In our previous two articles on chart patterns (Part 1, Part 2), we reached the point where we know what the main types of chart patterns are, how to identify and validate them, while we also placed them in the context of trend and cycle analysis and used them to start constructing a comprehensive trading plan as well.
You might say that the last two steps of a trading plan, which we will cover in this post, are the most boring ones, but in practice, these are sometimes way more important than the rest, and they can determine how successful your plan, and in general your trading will be.
Setting Price Targets and Stop Losses
Simple Pattern (Trading Range) Based Stop in a Trend Following Trade
Chart patterns in themselves are very helpful in setting both price targets and stop losses as they provide support and resistance levels as well as range projections in both directions. You can find a detailed look at support and resistance levels in this article and we took a look at range projections before too. So the “natural” set of targets and projections are support and resistance levels, and pattern or range projections.
Target Determined by Range Projection Hit
Another useful and popular way of setting targets is using different Fibonacci-type (retracements, extensions, arcs…) indicators, which are based on the evolution of dynamic natural patterns. We will devote a series of articles in the coming weeks for the “Fibo” universe, for now, remember that the basic concept of targets and stop losses is the same, no matter where the exact level comes from.
A Triangle Based Long Setup Hits its Target
A Closer Look at Range Projection Targets
On a side note, the idea behind range projections is the fact that a given market has a certain set of properties that define the volatility and the “normal” moves in a time period. This phenomenon is the consequence of several different things, like the more or less stable players that trade the market, the memory of these players, and the “memory” of all the indicators, automatic trading strategies and other tools that support traders and investors.
Extended Break-Out after Long-Term Compression
That said, in practice, there are some reservations regarding range projections, in the case of long-term consolidation patterns to be precise. In a lot of cases, trading ranges “outlive” their normal life cycles, as sideways markets tend to scare short-term traders away, leaving volumes low and the market unchanged for a longer period. In these cases, the range projection (in either direction) usually turns out to be a very small move compared to the “tension” that builds up during a consolidation, so more ambitious targets might be in order.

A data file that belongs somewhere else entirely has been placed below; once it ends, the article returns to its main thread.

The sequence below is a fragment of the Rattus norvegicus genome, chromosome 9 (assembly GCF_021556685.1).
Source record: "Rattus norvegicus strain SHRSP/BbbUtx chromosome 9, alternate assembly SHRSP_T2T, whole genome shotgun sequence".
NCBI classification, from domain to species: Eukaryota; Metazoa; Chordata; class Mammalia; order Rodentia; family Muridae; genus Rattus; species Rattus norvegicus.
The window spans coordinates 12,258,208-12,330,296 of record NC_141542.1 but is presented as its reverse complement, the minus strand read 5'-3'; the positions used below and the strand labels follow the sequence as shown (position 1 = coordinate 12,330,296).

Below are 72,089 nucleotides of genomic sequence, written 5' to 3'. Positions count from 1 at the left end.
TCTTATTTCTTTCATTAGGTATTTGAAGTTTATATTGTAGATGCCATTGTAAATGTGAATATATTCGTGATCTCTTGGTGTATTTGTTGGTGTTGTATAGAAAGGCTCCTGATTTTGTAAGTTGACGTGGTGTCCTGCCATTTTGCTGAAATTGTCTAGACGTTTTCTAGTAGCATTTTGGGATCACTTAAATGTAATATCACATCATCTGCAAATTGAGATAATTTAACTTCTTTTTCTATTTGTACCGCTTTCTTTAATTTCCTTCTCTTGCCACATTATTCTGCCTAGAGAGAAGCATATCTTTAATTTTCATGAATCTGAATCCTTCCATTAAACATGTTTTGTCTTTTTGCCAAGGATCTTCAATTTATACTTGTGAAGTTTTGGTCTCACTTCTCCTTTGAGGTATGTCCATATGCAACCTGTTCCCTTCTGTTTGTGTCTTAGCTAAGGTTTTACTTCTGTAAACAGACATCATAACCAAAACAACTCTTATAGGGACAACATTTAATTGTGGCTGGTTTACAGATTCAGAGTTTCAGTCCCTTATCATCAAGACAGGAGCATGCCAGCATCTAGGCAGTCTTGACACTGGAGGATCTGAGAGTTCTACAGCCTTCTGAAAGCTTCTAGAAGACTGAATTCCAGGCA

Illiquid Markets, Profit Targets and Stop-Losses
Markets with low volumes provide both Problems and opportunities for traders. The problems usually arise concerning stop-losses while you can catch great trades on the side of profit taking. “Stop-hunting” is much easier in illiquid markets where the breaking of a meaningful support/resistance level could lead to an outsized move, with the order book being close to empty, even a little further away from the current price.
Stop Hunting Spikes in a Strong but Illiquid Uptrend
When trading illiquid markets, using automatic stops could be really frustrating if you don’t set-up a rule (or those rules are not available) for the order to be triggered when the price remains outside the stop for a certain amount of time (and thus ignoring brief spikes).On the other hand using automatic profit taking orders seemingly way above/below certain important levels could boost your trading results substantially.
Example of Using Spikes to Your Advantage with “Fishing” Order
Those are also true when trading based on patterns, while liquidity is also having an effect on the entry points, not just the exits. When dealing with illiquid assets, taking on new positions while inside a correction/consolidation pattern makes a lot of sense, as a break-out might be more violent and an automatic order might be realized much further away from the break-out point, or you simply miss a large part of the move when trying to enter manually.
Stop-Losses Should Determine the Size of Your Positions
You might wonder why we haven’t spoken about the size of the position yet, although we already have our target and stop loss levels. That’s because the size of the position should be an automatic function of your money-management strategy and the trade set-up, namely the “distance” of your stop loss level from your entry point.
We will spend a lot of time with different money-management approaches that are suitable for different trading styles, but for now, we will use a very common rule, the max 2% risk rule. A lot of individual traders use this (or the 1%, 3%…) rule when entering new positions. The method is simple; you only risk a maximum of 2% of your full portfolio on one position. That means that if you place a stop loss order 2% from the current level, then you can take on a full position in that trade (meaning a leverage of 1 not the maximum leverage that might be several hundred times your portfolio), while if you place a stop 10% from the entry point, you are only allowed to put 20% of your portfolio in that trade.
Approaching position sizes from the “side” of the amount of your risked capital is the final piece of the pattern-trading puzzle. This way you will have a very powerful trading method that can be used in all types and all sizes of markets, while also being helpful in determining entry points for value investment strategies.